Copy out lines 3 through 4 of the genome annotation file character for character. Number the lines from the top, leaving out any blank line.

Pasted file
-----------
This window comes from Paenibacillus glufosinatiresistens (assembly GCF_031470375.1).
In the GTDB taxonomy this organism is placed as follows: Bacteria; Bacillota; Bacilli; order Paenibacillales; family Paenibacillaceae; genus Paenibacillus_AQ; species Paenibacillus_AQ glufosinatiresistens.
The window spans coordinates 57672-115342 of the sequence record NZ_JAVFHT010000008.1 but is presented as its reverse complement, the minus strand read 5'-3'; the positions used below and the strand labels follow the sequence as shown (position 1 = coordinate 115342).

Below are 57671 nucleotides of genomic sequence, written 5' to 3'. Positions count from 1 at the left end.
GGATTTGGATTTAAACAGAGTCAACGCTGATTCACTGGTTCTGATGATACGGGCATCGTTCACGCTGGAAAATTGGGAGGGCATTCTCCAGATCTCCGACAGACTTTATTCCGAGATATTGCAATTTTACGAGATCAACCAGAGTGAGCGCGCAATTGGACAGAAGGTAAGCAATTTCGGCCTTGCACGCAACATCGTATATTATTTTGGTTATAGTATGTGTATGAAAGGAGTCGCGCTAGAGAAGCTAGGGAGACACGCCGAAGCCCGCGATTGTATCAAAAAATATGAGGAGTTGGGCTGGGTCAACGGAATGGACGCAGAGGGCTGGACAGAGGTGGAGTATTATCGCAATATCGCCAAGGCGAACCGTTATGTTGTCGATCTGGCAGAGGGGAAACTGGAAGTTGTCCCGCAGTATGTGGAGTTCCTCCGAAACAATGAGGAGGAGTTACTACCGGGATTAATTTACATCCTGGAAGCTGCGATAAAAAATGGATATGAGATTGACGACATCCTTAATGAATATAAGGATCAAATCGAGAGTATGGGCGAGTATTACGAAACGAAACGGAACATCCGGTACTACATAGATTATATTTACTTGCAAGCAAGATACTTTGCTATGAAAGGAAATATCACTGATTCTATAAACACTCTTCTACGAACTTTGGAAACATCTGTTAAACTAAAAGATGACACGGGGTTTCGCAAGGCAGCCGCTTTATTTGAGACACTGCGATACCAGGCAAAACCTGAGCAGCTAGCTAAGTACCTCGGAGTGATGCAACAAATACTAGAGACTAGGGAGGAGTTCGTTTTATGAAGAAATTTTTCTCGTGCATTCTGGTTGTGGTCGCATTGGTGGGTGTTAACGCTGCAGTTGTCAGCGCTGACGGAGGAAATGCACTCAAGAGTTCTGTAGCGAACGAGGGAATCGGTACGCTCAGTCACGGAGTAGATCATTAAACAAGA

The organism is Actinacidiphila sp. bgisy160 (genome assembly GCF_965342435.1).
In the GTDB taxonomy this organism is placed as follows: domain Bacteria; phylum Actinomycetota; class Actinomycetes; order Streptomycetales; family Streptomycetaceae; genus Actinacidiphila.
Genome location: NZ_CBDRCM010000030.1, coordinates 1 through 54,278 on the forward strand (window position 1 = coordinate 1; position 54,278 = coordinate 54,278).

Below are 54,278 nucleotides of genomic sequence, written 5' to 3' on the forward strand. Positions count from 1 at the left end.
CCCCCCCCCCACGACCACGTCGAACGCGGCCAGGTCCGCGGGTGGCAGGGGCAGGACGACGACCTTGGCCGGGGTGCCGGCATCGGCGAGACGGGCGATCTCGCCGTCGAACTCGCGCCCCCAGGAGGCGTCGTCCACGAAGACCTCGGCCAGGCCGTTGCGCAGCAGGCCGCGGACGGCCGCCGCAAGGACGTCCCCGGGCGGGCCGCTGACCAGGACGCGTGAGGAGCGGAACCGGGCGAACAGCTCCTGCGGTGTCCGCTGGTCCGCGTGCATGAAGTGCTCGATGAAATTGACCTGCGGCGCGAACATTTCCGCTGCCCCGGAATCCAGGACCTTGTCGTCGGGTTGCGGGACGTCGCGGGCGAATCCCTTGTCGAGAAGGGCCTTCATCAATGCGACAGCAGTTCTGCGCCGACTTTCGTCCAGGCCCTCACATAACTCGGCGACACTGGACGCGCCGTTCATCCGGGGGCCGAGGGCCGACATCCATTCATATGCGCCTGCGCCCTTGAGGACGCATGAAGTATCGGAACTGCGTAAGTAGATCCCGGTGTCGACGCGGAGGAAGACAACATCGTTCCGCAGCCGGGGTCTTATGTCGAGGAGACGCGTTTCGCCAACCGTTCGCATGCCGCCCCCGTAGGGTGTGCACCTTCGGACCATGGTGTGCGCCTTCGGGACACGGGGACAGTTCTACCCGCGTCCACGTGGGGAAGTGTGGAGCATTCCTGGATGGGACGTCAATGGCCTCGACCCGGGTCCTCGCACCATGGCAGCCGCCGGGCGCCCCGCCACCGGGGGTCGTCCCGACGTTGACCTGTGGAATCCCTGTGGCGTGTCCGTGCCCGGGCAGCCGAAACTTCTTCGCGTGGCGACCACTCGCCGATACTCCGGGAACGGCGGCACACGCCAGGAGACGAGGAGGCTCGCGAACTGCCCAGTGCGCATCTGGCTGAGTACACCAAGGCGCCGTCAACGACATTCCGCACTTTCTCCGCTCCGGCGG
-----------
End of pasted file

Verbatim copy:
The window spans coordinates 57672-115342 of the sequence record NZ_JAVFHT010000008.1 but is presented as its reverse complement, the minus strand read 5'-3'; the positions used below and the strand labels follow the sequence as shown (position 1 = coordinate 115342).

Below are 57671 nucleotides of genomic sequence, written 5' to 3'. Positions count from 1 at the left end.